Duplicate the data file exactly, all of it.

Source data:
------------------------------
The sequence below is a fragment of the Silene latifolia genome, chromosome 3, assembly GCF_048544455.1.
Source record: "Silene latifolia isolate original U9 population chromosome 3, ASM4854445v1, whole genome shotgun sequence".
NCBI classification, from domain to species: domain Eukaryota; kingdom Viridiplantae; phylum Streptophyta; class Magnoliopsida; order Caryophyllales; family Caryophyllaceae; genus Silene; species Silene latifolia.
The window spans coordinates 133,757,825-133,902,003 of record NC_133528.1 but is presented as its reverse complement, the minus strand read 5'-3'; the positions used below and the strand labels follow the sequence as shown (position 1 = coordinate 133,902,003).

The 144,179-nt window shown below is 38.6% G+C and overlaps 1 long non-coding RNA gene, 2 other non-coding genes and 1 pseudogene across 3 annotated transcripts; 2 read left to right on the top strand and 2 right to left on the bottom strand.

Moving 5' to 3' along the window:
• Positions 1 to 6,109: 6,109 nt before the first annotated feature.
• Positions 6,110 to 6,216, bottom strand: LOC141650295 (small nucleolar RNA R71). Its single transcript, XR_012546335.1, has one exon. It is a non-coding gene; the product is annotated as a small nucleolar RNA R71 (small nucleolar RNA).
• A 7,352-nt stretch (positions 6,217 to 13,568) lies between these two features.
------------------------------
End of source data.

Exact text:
The sequence below is a fragment of the Silene latifolia genome, chromosome 3, assembly GCF_048544455.1.
Source record: "Silene latifolia isolate original U9 population chromosome 3, ASM4854445v1, whole genome shotgun sequence".
NCBI classification, from domain to species: domain Eukaryota; kingdom Viridiplantae; phylum Streptophyta; class Magnoliopsida; order Caryophyllales; family Caryophyllaceae; genus Silene; species Silene latifolia.
The window spans coordinates 133,757,825-133,902,003 of record NC_133528.1 but is presented as its reverse complement, the minus strand read 5'-3'; the positions used below and the strand labels follow the sequence as shown (position 1 = coordinate 133,902,003).

The 144,179-nt window shown below is 38.6% G+C and overlaps 1 long non-coding RNA gene, 2 other non-coding genes and 1 pseudogene across 3 annotated transcripts; 2 read left to right on the top strand and 2 right to left on the bottom strand.

Moving 5' to 3' along the window:
• Positions 1 to 6,109: 6,109 nt before the first annotated feature.
• Positions 6,110 to 6,216, bottom strand: LOC141650295 (small nucleolar RNA R71). Its single transcript, XR_012546335.1, has one exon. It is a non-coding gene; the product is annotated as a small nucleolar RNA R71 (small nucleolar RNA).
• A 7,352-nt stretch (positions 6,217 to 13,568) lies between these two features.